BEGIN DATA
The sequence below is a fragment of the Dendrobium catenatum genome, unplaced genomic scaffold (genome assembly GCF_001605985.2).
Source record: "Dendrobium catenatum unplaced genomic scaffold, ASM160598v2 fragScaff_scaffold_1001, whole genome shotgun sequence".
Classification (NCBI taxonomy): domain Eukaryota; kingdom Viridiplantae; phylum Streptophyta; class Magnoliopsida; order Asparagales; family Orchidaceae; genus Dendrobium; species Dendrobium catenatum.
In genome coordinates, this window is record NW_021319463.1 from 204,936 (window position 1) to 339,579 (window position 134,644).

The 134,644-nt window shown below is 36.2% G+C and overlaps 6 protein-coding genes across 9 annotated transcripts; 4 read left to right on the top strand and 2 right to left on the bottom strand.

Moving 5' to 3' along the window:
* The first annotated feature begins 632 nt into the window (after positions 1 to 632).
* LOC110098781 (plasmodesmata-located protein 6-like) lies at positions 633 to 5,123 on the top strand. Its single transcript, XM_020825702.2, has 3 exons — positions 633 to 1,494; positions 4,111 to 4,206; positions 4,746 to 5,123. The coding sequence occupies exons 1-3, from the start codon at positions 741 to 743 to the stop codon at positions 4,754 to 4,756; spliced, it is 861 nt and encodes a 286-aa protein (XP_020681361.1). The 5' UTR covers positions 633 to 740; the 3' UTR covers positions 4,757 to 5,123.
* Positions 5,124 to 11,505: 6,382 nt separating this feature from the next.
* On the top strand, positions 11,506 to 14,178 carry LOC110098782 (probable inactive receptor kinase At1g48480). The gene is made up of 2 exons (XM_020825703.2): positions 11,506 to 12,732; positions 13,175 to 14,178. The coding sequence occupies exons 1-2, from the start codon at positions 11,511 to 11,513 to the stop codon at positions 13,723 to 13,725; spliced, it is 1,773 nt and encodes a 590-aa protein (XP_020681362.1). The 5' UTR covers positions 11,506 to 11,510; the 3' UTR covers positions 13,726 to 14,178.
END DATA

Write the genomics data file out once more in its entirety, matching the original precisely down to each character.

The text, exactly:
The sequence below is a fragment of the Dendrobium catenatum genome, unplaced genomic scaffold (genome assembly GCF_001605985.2).
Source record: "Dendrobium catenatum unplaced genomic scaffold, ASM160598v2 fragScaff_scaffold_1001, whole genome shotgun sequence".
Classification (NCBI taxonomy): domain Eukaryota; kingdom Viridiplantae; phylum Streptophyta; class Magnoliopsida; order Asparagales; family Orchidaceae; genus Dendrobium; species Dendrobium catenatum.
In genome coordinates, this window is record NW_021319463.1 from 204,936 (window position 1) to 339,579 (window position 134,644).

The 134,644-nt window shown below is 36.2% G+C and overlaps 6 protein-coding genes across 9 annotated transcripts; 4 read left to right on the top strand and 2 right to left on the bottom strand.

Moving 5' to 3' along the window:
* The first annotated feature begins 632 nt into the window (after positions 1 to 632).
* LOC110098781 (plasmodesmata-located protein 6-like) lies at positions 633 to 5,123 on the top strand. Its single transcript, XM_020825702.2, has 3 exons — positions 633 to 1,494; positions 4,111 to 4,206; positions 4,746 to 5,123. The coding sequence occupies exons 1-3, from the start codon at positions 741 to 743 to the stop codon at positions 4,754 to 4,756; spliced, it is 861 nt and encodes a 286-aa protein (XP_020681361.1). The 5' UTR covers positions 633 to 740; the 3' UTR covers positions 4,757 to 5,123.
* Positions 5,124 to 11,505: 6,382 nt separating this feature from the next.
* On the top strand, positions 11,506 to 14,178 carry LOC110098782 (probable inactive receptor kinase At1g48480). The gene is made up of 2 exons (XM_020825703.2): positions 11,506 to 12,732; positions 13,175 to 14,178. The coding sequence occupies exons 1-2, from the start codon at positions 11,511 to 11,513 to the stop codon at positions 13,723 to 13,725; spliced, it is 1,773 nt and encodes a 590-aa protein (XP_020681362.1). The 5' UTR covers positions 11,506 to 11,510; the 3' UTR covers positions 13,726 to 14,178.